NPR logo The Rehabilitation Of Michael Vick

The Rehabilitation Of Michael Vick

NFL quarterback Michael Vick joined federal lawmakers and the Humane Society of the United States calling on Congress to pass H.R. 2492, the Animal Fighting Spectator Prohibition Act. Karen Bleier/AFP/Getty Images hide caption

toggle caption
Karen Bleier/AFP/Getty Images

NFL quarterback Michael Vick joined federal lawmakers and the Humane Society of the United States calling on Congress to pass H.R. 2492, the Animal Fighting Spectator Prohibition Act.

Karen Bleier/AFP/Getty Images

When then-Atlanta Falcons quarterback Michael Vick got busted for his connection to a dogfighting ring, I was, if not devastated, certainly disheartened. I've been around the block and know athletes are no angels, necessarily.

Two incidents are starkly clear in my memory: Michael Jordan's gambling issues, and Rafael Palmeiro's steroid use. Both were beloved favorites of mine, and both fell in dramatic, public fashion.

I grew up a huge Michael Jordan fan, like so many of my generation. I loved Rare Air and have even been known to tell people exactly what makes Space Jam so awesome. I still have my Dream Team t-shirt. But most of all I loved watching him play. Writers more skilled and experienced than I have told this tale a million times, but once, I got to see him in person versus the Washington Bullets (now Wizards). Improbably, the Bullets won that game, but I'll never forget the classic moment when Jordan broke away the pack for a length-of-the-court drive to the basket that culminated in a soaring slam dunk. I can watch it in my head like television, to this day.

My memories of Raffy in his heyday aren't as vibrant, but they're almost more poignant. I've gone to Orioles' games regularly throughout my life, and his first stint with the Orioles got rolling shortly after the team moved into its new ballpark and things were really exciting. Trips to Oriole Park (and Memorial before it) still feel like coming home, and my memories of Palmeiro are wrapped tightly in a warm feeling of family.

My Michael Vick story is similar. Vick first popped up on my radar as a quarterback at Virginia Tech, where a dear family friend was a student. Our families went to see him play on Thanksgiving at Tech's annual match up against UVA, and though it was a hard, cold, damp day, we all came away from it talking about his speed and agility. We were smitten. And even when his typical star athlete braggadoccio emerged in Atlanta, I thought, what the hell — he was a number one draft pick, he's entitled to a bit of that.

So when news broke that he was definitely, reprehensibly involved with Bad Newz Kennels, I was heartbroken. In part because of how much of a fan I was, but in larger part because of the specific infraction: cruelty to animals. To me, there are a few worse things, but not many. Because of that, I've followed his story since his release from prison a bit more carefully than I did Jordan's or Palmeiro's. And through it all, I've been searching for the clear evidence I need that he truly believes dogfighting is wrong — not just that you can get in trouble for it, but that it's wrong.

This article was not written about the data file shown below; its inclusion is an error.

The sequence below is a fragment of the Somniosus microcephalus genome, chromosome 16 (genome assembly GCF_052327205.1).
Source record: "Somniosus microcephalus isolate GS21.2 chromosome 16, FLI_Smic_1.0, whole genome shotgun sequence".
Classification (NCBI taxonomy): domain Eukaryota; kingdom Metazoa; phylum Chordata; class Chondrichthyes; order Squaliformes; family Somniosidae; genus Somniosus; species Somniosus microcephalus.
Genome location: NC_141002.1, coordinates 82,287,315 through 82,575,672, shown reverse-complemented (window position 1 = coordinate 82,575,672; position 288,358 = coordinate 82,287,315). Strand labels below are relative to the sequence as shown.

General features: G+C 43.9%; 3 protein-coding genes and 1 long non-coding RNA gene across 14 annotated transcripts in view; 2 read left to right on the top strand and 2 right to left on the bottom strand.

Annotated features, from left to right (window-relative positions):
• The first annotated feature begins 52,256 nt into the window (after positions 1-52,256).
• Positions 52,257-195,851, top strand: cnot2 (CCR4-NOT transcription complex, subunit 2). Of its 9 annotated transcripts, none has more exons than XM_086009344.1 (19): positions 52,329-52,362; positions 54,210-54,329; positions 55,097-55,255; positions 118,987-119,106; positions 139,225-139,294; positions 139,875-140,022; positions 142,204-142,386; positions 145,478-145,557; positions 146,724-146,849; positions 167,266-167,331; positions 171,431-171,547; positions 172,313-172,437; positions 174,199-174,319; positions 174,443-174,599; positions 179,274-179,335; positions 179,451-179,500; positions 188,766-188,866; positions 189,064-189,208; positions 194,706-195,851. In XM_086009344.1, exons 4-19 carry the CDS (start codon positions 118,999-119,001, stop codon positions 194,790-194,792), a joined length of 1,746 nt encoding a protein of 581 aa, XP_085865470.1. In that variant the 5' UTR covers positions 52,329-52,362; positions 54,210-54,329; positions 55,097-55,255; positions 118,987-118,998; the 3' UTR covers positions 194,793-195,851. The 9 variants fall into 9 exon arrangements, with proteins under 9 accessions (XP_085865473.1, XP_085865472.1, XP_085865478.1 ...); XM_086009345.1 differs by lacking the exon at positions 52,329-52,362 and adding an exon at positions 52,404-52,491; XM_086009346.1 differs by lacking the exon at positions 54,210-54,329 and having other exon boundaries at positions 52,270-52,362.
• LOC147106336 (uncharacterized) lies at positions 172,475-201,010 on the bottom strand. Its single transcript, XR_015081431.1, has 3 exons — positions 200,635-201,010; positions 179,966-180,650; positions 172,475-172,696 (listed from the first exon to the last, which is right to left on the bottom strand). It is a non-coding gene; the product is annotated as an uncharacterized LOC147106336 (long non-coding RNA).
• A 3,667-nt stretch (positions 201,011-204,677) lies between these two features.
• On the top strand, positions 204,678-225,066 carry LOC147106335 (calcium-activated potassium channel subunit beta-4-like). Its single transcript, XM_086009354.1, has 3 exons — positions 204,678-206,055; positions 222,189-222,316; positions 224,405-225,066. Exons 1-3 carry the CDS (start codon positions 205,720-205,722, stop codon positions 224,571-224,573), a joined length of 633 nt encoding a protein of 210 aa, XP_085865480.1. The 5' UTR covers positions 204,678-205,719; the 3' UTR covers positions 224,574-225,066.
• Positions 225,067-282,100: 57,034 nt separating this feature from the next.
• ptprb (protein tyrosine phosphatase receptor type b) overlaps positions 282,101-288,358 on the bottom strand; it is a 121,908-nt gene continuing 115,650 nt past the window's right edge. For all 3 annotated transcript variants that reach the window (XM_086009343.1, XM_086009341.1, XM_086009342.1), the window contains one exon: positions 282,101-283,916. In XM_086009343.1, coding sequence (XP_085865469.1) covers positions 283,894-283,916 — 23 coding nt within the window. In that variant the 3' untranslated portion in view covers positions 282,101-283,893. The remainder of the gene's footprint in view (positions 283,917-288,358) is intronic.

GQ has a new profile of Vick in its September issue, and still, I haven't found it. The closest he gets is here:

"It's almost as if everyone wanted to hate me. But what have I done to anybody? It was something that happened, and it was people trying to make some money." He pauses and looks around. Time to step back from the edge. He's recovered so much ground that he's not about to lose it all again by taking things too far with some writer he just met. "But it's not fair. It's not fair to the animal. I know what to do now. I am strong as an individual, and I can handle anything."

Reading this reminded me that Robert Siegel spoke to Vick recently for All Things Considered. There was a bit of buzz in the building when Vick arrived, but I didn't go down to see him. I was still on the fence, still not trusting in his rehabilitation. Maybe I should have. I listened to it today, and here's what he said:

I don't want animals to continue to be hurt. I don't want kids to end up in prison behind pointless activity.

Hurt. That Vick chose that word to describe what happens to the dogs offers a glimmer of hope. But just a glimmer — he follows that immediately with the human consequences, not the canine. So I'm going to keep listening and reading, and keep hoping that Vick's incredible image rehabilitation amounts to his actual redemption.